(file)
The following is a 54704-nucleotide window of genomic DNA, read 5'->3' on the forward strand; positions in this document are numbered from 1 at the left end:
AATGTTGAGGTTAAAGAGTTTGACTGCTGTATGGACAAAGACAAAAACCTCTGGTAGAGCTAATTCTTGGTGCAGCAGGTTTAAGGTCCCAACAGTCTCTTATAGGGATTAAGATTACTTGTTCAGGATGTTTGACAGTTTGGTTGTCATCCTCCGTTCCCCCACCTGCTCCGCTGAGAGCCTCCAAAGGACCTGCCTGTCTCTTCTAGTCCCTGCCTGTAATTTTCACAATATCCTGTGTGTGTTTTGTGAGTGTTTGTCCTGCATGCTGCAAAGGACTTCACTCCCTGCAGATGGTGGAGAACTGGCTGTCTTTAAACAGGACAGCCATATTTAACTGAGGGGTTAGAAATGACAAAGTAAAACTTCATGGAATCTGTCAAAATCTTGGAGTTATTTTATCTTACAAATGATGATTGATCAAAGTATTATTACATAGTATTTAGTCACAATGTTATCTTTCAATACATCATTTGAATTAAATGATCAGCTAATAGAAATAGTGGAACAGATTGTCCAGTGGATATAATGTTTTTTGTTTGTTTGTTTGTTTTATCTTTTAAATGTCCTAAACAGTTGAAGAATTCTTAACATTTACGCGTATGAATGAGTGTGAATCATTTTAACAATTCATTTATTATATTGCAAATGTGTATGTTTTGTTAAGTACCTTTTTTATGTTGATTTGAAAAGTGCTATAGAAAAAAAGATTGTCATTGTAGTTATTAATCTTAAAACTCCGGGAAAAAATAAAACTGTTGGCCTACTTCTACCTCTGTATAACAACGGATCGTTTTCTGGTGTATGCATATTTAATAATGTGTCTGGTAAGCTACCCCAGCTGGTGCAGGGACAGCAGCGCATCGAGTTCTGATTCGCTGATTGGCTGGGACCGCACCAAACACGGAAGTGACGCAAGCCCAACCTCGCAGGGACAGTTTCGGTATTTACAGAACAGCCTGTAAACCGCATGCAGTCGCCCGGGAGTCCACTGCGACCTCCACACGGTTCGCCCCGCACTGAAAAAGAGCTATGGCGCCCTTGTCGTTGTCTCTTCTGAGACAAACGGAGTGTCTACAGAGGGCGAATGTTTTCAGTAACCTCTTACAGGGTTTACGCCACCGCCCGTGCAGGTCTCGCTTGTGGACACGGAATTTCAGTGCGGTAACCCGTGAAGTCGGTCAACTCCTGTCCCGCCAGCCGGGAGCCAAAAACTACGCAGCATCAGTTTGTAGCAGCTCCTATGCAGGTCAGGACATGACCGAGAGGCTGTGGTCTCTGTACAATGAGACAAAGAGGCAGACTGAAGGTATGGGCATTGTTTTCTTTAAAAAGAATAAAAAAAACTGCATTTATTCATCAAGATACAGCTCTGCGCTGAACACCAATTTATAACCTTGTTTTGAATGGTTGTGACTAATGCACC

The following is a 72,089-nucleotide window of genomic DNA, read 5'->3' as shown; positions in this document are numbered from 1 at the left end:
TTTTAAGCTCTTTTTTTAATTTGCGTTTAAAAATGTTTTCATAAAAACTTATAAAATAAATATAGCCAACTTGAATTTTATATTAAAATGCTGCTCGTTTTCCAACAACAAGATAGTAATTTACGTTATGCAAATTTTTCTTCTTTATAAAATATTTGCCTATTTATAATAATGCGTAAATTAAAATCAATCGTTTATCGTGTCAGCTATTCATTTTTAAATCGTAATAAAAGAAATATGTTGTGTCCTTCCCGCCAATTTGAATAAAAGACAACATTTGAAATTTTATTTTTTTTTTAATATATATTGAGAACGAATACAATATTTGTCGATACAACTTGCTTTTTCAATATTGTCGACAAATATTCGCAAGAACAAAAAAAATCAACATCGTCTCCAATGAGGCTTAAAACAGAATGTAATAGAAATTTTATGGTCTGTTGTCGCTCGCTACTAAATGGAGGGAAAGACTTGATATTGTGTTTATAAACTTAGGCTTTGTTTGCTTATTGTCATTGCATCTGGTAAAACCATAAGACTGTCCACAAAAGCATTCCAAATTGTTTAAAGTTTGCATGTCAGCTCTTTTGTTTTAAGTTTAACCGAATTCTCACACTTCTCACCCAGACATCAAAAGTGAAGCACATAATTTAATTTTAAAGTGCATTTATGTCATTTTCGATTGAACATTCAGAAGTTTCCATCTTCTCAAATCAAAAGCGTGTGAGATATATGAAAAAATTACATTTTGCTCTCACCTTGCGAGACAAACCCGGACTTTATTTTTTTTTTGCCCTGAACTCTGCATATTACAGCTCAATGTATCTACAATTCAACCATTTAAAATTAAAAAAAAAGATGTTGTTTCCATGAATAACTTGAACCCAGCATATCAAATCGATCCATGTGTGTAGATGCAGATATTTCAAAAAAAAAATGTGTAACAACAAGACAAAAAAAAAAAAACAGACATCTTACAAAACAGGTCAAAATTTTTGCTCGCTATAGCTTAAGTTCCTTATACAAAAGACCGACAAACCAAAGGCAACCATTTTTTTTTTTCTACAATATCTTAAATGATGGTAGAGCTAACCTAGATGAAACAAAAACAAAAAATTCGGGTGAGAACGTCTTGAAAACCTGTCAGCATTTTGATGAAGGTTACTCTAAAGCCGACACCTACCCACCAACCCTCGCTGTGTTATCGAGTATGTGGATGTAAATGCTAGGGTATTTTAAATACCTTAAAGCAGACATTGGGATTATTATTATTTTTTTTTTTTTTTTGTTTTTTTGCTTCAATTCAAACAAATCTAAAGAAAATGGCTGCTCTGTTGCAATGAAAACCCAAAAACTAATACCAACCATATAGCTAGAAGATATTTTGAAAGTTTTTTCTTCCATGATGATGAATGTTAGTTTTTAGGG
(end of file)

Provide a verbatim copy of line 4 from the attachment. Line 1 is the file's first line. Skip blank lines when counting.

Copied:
TTTTAAGCTCTTTTTTTAATTTGCGTTTAAAAATGTTTTCATAAAAACTTATAAAATAAATATAGCCAACTTGAATTTTATATTAAAATGCTGCTCGTTTTCCAACAACAAGATAGTAATTTACGTTATGCAAATTTTTCTTCTTTATAAAATATTTGCCTATTTATAATAATGCGTAAATTAAAATCAATCGTTTATCGTGTCAGCTATTCATTTTTAAATCGTAATAAAAGAAATATGTTGTGTCCTTCCCGCCAATTTGAATAAAAGACAACATTTGAAATTTTATTTTTTTTTTAATATATATTGAGAACGAATACAATATTTGTCGATACAACTTGCTTTTTCAATATTGTCGACAAATATTCGCAAGAACAAAAAAAATCAACATCGTCTCCAATGAGGCTTAAAACAGAATGTAATAGAAATTTTATGGTCTGTTGTCGCTCGCTACTAAATGGAGGGAAAGACTTGATATTGTGTTTATAAACTTAGGCTTTGTTTGCTTATTGTCATTGCATCTGGTAAAACCATAAGACTGTCCACAAAAGCATTCCAAATTGTTTAAAGTTTGCATGTCAGCTCTTTTGTTTTAAGTTTAACCGAATTCTCACACTTCTCACCCAGACATCAAAAGTGAAGCACATAATTTAATTTTAAAGTGCATTTATGTCATTTTCGATTGAACATTCAGAAGTTTCCATCTTCTCAAATCAAAAGCGTGTGAGATATATGAAAAAATTACATTTTGCTCTCACCTTGCGAGACAAACCCGGACTTTATTTTTTTTTTGCCCTGAACTCTGCATATTACAGCTCAATGTATCTACAATTCAACCATTTAAAATTAAAAAAAAAGATGTTGTTTCCATGAATAACTTGAACCCAGCATATCAAATCGATCCATGTGTGTAGATGCAGATATTTCAAAAAAAAAATGTGTAACAACAAGACAAAAAAAAAAAAACAGACATCTTACAAAACAGGTCAAAATTTTTGCTCGCTATAGCTTAAGTTCCTTATACAAAAGACCGACAAACCAAAGGCAACCATTTTTTTTTTTCTACAATATCTTAAATGATGGTAGAGCTAACCTAGATGAAACAAAAACAAAAAATTCGGGTGAGAACGTCTTGAAAACCTGTCAGCATTTTGATGAAGGTTACTCTAAAGCCGACACCTACCCACCAACCCTCGCTGTGTTATCGAGTATGTGGATGTAAATGCTAGGGTATTTTAAATACCTTAAAGCAGACATTGGGATTATTATTATTTTTTTTTTTTTTTTGTTTTTTTGCTTCAATTCAAACAAATCTAAAGAAAATGGCTGCTCTGTTGCAATGAAAACCCAAAAACTAATACCAACCATATAGCTAGAAGATATTTTGAAAGTTTTTTCTTCCATGATGATGAATGTTAGTTTTTAGGG